Wednesday, 7 May 2008

Only 11% support Gordon Brown - No Confidence?

So 55% of Labour voters want to see Brown step down as Prime Minister. If you take into account that polls are estimating Labour's support in the high twenties and last weeks’ local elections gave Labour only 24% of the popular vote – it’s all bad news for Brown. If only 24% of the public would vote for Labour and only 45% of those believe Brown should continue in his job, then that indicates that less than 11% of the voting population want Gordon Brown to lead this country. Surely Gordon should be getting the message by now?

Is having the confidence of less than 11% of voters a poor enough endorsement of his leadership to call for a vote of no confidence? I think it is. I wonder what David Cameron is thinking?


Anonymous said...

Cameron must be itching to do so, but he knows that it will be seen as shallow opportunism. His best bet is to hold fire for now.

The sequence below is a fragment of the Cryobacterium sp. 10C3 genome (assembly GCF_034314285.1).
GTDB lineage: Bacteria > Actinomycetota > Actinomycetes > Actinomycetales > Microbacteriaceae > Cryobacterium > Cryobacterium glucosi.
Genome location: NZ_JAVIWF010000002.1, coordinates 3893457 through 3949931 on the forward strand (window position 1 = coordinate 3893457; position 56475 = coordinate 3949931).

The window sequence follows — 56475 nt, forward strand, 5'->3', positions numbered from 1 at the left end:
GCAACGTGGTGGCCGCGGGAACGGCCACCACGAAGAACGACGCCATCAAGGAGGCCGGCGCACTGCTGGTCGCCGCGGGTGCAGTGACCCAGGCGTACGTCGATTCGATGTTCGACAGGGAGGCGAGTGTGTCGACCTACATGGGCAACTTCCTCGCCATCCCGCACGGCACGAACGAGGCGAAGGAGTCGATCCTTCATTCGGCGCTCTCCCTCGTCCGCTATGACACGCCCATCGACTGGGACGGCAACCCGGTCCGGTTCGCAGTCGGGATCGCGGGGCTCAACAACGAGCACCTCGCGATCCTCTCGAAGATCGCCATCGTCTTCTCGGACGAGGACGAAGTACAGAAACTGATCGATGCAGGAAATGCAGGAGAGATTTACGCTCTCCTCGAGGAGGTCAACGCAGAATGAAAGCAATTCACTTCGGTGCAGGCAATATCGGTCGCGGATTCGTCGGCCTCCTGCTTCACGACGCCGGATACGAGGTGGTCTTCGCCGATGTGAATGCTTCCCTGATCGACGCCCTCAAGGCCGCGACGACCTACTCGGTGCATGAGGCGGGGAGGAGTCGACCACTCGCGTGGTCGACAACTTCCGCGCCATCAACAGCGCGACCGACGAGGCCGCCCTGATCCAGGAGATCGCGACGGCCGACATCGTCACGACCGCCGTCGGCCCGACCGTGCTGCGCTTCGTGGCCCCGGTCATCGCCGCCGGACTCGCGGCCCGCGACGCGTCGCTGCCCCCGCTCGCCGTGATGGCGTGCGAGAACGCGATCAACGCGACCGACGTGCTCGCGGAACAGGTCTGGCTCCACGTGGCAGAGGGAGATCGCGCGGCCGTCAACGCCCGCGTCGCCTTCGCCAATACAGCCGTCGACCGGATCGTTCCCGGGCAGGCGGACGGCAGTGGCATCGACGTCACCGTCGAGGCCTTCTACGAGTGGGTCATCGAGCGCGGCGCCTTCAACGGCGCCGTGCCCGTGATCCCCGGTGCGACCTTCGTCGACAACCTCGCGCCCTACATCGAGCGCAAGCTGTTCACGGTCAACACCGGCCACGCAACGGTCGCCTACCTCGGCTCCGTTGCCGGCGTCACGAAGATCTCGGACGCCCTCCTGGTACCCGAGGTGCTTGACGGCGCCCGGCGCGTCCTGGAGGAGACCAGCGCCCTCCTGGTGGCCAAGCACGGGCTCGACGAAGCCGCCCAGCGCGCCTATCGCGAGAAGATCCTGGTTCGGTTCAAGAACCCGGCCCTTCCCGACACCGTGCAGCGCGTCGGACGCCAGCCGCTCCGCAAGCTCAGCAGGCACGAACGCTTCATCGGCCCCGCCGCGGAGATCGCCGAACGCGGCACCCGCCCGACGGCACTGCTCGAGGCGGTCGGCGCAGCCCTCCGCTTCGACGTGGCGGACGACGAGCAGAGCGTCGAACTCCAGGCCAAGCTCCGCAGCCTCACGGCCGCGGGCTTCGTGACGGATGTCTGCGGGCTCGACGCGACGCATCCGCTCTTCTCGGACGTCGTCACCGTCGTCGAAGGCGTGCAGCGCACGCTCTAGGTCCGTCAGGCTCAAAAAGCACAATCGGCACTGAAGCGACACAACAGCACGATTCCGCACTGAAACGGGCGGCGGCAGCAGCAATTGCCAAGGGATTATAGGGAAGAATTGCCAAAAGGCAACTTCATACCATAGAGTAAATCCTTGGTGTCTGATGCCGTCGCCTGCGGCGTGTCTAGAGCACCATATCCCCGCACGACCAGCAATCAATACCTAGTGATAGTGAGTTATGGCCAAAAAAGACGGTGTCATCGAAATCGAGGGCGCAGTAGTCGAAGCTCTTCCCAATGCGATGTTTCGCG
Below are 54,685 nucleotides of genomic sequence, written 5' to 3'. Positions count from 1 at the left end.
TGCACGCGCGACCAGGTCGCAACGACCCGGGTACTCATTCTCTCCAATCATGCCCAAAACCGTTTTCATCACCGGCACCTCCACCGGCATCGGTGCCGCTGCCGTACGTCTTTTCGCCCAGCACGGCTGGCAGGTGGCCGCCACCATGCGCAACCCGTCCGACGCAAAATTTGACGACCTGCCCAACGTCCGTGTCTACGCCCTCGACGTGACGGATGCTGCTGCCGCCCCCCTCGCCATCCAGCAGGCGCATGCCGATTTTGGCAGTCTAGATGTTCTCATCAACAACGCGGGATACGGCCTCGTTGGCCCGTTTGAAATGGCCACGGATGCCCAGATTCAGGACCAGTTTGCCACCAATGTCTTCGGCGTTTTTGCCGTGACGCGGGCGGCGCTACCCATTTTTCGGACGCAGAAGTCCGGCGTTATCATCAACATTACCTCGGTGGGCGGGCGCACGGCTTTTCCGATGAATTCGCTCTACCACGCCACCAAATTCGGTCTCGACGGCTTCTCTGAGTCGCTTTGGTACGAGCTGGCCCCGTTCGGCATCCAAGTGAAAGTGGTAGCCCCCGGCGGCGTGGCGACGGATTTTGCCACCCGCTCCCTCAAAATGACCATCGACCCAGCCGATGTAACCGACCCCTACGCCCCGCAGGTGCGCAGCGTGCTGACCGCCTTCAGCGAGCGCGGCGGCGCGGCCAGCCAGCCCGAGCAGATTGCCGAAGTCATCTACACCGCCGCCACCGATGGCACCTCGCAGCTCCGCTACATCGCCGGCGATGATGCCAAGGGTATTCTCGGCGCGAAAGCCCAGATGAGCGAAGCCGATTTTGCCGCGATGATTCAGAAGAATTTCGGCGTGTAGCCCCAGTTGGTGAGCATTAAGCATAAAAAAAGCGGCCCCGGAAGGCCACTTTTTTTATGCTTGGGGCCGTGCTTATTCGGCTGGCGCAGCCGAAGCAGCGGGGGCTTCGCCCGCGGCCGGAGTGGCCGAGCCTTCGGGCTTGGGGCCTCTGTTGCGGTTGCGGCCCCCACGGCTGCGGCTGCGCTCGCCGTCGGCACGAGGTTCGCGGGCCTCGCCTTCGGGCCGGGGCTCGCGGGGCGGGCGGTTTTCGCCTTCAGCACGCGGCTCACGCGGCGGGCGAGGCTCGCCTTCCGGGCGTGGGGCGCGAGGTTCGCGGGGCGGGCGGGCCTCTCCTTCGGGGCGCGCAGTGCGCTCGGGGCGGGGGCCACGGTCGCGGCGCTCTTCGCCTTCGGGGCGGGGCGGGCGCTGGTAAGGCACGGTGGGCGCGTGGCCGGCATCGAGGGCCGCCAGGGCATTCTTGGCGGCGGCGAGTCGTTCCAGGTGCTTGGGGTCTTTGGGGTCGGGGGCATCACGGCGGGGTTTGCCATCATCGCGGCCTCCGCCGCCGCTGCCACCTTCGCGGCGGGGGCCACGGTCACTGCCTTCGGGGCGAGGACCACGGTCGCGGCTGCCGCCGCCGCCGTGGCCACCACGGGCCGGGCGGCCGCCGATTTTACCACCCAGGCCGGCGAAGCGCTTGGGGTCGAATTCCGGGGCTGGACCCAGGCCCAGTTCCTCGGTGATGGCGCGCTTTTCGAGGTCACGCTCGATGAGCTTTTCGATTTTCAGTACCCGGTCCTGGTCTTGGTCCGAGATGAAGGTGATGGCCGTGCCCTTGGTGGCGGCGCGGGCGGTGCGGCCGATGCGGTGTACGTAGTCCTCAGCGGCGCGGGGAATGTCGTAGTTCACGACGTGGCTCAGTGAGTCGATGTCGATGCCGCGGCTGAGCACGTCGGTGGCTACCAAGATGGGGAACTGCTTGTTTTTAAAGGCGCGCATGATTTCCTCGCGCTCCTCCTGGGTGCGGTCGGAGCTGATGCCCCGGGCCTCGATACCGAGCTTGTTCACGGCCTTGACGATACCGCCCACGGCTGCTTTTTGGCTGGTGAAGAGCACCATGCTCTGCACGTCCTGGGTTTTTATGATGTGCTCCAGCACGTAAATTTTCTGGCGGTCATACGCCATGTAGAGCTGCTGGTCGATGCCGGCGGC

Anonymous said...

David Cameron is probably thinking "Scots blood in my veins", "sour Little Englanders" and so on.

He's a thoroughly nasty piece of work.

Anonymous said...

Assuming Anon @11.49 is the same one who always brings up this issue, does it not rather prove Cameron's point when that's all you seem to go on about?

Man in a Shed said...

The big decision for DC is whether to push Brown over the edge - and based on his approach to the Crewe bye-election and PMQs I'd say he's going for it.

The results are unpredictable: Brown goes - and someone else replaced him.

DC knows we beat Brown hands down every time. The next guy - well who knows ( unless Labour are suicidal enough to elect Harriet Harman ! ).

I guess DC thinks Labour will be too damaged to recover.

Of course the incoming Conservative government inherits an economic night mare. But DC's right to be positive and set about them.

Anonymous said...

MiaS, I'd agree that Cameron is trying to push Brown over the edge, but just the edge of sanity and not the leadership. By their own rules, Labour are too late to have a leadership election this year. It's very hard for them to force Brown out, and it's not like he'll want to go anyway. And even if he did go - six months of leadership squabbles with an election to fight less than a year away? I just don't think that even the Labour Party are that thick. If Brown is still in by the end of the summer, he'll be there until 2010. Then, either a new generation will take over the party, or it will split itself in two.